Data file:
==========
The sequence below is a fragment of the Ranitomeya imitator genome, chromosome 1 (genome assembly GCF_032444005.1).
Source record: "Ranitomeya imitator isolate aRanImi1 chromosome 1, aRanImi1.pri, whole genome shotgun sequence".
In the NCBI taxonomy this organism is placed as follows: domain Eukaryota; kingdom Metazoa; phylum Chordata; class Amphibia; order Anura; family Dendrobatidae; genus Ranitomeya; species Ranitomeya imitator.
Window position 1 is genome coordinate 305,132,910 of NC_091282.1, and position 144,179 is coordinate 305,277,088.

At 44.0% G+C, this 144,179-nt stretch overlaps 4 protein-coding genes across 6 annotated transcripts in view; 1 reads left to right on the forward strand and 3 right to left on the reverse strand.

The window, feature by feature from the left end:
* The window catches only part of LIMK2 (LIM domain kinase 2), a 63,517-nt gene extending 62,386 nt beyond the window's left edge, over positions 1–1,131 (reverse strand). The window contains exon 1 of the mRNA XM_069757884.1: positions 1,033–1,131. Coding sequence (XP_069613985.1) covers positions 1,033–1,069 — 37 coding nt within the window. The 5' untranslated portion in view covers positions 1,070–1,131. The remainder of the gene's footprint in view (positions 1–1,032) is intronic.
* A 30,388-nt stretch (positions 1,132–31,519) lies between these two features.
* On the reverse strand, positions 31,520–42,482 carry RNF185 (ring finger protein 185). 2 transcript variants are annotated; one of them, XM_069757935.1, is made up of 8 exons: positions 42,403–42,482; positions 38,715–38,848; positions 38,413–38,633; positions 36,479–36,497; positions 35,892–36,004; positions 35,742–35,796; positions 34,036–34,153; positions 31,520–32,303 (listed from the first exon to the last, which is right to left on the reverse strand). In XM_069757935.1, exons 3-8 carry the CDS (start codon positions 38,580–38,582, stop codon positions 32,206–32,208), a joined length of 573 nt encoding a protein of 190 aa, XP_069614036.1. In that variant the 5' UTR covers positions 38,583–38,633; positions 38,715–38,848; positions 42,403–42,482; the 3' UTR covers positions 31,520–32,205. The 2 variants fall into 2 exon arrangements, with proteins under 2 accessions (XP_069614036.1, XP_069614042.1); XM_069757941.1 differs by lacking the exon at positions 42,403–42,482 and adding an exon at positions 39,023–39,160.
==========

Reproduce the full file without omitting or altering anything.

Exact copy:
The sequence below is a fragment of the Ranitomeya imitator genome, chromosome 1 (genome assembly GCF_032444005.1).
Source record: "Ranitomeya imitator isolate aRanImi1 chromosome 1, aRanImi1.pri, whole genome shotgun sequence".
In the NCBI taxonomy this organism is placed as follows: domain Eukaryota; kingdom Metazoa; phylum Chordata; class Amphibia; order Anura; family Dendrobatidae; genus Ranitomeya; species Ranitomeya imitator.
Window position 1 is genome coordinate 305,132,910 of NC_091282.1, and position 144,179 is coordinate 305,277,088.

At 44.0% G+C, this 144,179-nt stretch overlaps 4 protein-coding genes across 6 annotated transcripts in view; 1 reads left to right on the forward strand and 3 right to left on the reverse strand.

The window, feature by feature from the left end:
* The window catches only part of LIMK2 (LIM domain kinase 2), a 63,517-nt gene extending 62,386 nt beyond the window's left edge, over positions 1–1,131 (reverse strand). The window contains exon 1 of the mRNA XM_069757884.1: positions 1,033–1,131. Coding sequence (XP_069613985.1) covers positions 1,033–1,069 — 37 coding nt within the window. The 5' untranslated portion in view covers positions 1,070–1,131. The remainder of the gene's footprint in view (positions 1–1,032) is intronic.
* A 30,388-nt stretch (positions 1,132–31,519) lies between these two features.
* On the reverse strand, positions 31,520–42,482 carry RNF185 (ring finger protein 185). 2 transcript variants are annotated; one of them, XM_069757935.1, is made up of 8 exons: positions 42,403–42,482; positions 38,715–38,848; positions 38,413–38,633; positions 36,479–36,497; positions 35,892–36,004; positions 35,742–35,796; positions 34,036–34,153; positions 31,520–32,303 (listed from the first exon to the last, which is right to left on the reverse strand). In XM_069757935.1, exons 3-8 carry the CDS (start codon positions 38,580–38,582, stop codon positions 32,206–32,208), a joined length of 573 nt encoding a protein of 190 aa, XP_069614036.1. In that variant the 5' UTR covers positions 38,583–38,633; positions 38,715–38,848; positions 42,403–42,482; the 3' UTR covers positions 31,520–32,205. The 2 variants fall into 2 exon arrangements, with proteins under 2 accessions (XP_069614036.1, XP_069614042.1); XM_069757941.1 differs by lacking the exon at positions 42,403–42,482 and adding an exon at positions 39,023–39,160.